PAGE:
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Christina K. Lam Arizona State University

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Christina K. Lam is a Ph.D. student in Counseling Psychology at Arizona State University. She has previously earned her B.S. in Psychology and M.A. in Counseling Psychology. Her previous research has examined Asian American ethnic identity formation, racial/ethnic and gender differences in financial stress, and the integration of a three apprenticeships framework in engineering. Her current research emphasizes a health belief approach to examine the likelihood of mental health help-seeking behaviors among Asian Americans.

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Abstract

The building industry has a major impact on the US economy and accounts for: $1 trillion in annual spending; 40% of the nation’s primary energy use; and 9 million jobs. Despite its massive impact, the industry has been criticized for poor productivity compared with other industries and billions of dollars in annual waste because of poor interoperability. Furthermore, the industry has been approaching a “labor cliff”: there are not enough new individuals entering the industry to offset the vacancies left by an aging, retiring workforce. To remain effective, this critical industry will need to do better with less. In order to prepare civil engineering students for careers in this industry, educators have aimed to replicate the processes associated with real-world projects through design/build educational activities like the Department of Energy’s (DOE) Solar Decathlon, Sacramento Municipal Utility District’s (SMUD) Tiny House Competition, and DOE’s Challenge Home Competition. These learning experiences help situate civil engineering concepts in an authentic learning environment. Unfortunately, not all universities have the financial resources necessary to fund this type of hands-on project. Technology has the potential to mitigate some of these inequities. Thus, the multi-faceted objective of this project is to: develop mixed reality (MR) technology aimed at sufficiently replicating physical design and construction learning environments to enable access to students at institutions without sufficient resources; and assess the impact of a MR-facilitated cyberlearning environment on promoting cognitive-, affective-, and skill-based learning that occurs during traditional (in-persona) design and construction activities. This research will explore a fundamental question: Can MR technology enable educators to simulate physical design and construction activities at low costs to enable students at all institutions to gain exposure to these types of hands-on learning environments? In order to address this question, we employ an iterative development approach according to Human Centered Design principles to support learning according to the Carnegie Foundation’s Three Apprenticeships Model (i.e., learning related to “Head”, “Hand”, and “Heart”). In order to achieve these aims, the research team uses MR technology (i.e., a Microsoft HoloLens®) to understand the extent to which this mode of education allows students to demonstrate knowledge similar to that which is gained through physical design and construction learning environments. This paper will presents highlights from the first year of this project.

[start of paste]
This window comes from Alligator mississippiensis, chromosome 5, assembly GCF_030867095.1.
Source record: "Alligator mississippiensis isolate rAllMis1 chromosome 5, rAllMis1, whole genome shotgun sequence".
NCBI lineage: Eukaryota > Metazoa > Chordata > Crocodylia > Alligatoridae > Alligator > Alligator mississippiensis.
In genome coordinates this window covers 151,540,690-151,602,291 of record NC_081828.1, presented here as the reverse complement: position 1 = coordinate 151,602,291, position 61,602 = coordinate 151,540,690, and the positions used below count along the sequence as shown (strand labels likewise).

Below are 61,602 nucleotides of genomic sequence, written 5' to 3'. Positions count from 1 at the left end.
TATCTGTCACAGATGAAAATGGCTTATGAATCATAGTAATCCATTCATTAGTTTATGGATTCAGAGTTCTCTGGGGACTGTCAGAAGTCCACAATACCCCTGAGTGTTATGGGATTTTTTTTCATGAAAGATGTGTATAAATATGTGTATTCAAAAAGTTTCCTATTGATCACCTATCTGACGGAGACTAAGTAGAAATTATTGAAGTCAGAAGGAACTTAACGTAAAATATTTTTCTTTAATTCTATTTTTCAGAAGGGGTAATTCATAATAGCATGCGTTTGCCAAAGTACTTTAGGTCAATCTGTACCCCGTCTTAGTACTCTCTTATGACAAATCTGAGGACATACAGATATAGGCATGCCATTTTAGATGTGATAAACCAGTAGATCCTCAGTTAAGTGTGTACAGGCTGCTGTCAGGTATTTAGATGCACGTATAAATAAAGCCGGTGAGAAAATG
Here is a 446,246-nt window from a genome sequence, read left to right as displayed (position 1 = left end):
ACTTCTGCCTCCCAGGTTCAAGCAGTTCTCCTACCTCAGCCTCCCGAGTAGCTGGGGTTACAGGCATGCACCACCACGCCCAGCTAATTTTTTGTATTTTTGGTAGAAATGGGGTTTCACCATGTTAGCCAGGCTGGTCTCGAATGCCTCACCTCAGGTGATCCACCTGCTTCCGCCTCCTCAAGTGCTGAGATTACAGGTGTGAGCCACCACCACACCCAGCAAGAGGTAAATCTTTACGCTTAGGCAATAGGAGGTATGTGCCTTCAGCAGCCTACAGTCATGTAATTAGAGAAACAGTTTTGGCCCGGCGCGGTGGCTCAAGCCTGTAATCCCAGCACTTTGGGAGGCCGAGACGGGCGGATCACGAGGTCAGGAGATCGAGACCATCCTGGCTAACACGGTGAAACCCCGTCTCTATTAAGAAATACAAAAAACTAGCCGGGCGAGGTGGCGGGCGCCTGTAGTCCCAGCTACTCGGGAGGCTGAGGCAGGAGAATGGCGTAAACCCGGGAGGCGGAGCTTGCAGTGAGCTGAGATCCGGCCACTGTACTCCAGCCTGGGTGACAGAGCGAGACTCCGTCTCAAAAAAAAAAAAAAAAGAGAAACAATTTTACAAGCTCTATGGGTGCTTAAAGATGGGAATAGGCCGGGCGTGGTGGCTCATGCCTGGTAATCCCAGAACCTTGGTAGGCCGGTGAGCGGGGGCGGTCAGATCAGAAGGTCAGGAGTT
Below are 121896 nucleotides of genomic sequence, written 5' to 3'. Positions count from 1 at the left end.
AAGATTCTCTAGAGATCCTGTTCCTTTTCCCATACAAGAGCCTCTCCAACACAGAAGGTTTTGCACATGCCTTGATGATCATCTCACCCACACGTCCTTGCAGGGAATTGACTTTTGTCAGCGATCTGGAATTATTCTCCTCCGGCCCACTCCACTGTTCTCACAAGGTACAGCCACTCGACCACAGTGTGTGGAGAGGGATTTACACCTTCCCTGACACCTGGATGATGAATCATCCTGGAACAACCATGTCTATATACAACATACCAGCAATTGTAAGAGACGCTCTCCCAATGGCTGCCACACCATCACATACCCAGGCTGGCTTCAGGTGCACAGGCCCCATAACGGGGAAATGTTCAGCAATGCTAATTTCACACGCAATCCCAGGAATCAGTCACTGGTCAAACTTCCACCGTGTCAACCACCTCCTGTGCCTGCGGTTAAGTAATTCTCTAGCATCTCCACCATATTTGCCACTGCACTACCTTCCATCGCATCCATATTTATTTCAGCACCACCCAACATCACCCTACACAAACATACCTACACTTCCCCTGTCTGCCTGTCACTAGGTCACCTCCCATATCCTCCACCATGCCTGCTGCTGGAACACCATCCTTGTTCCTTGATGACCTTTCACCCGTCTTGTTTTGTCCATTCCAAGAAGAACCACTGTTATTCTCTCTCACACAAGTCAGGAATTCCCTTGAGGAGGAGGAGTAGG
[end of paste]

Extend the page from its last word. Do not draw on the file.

London, J. S., & Ayer, S. K., & Wu, W., & Lam , C. K. (2019, June), Board 92: Using Mixed Reality and the Three Apprenticeships Framework to Design Head-, Hand- and Heart-focused Learning Experiences for Civil Engineering Students Paper presented at 2019 ASEE Annual Conference & Exposition , Tampa, Florida. 10.18260/1-2--32462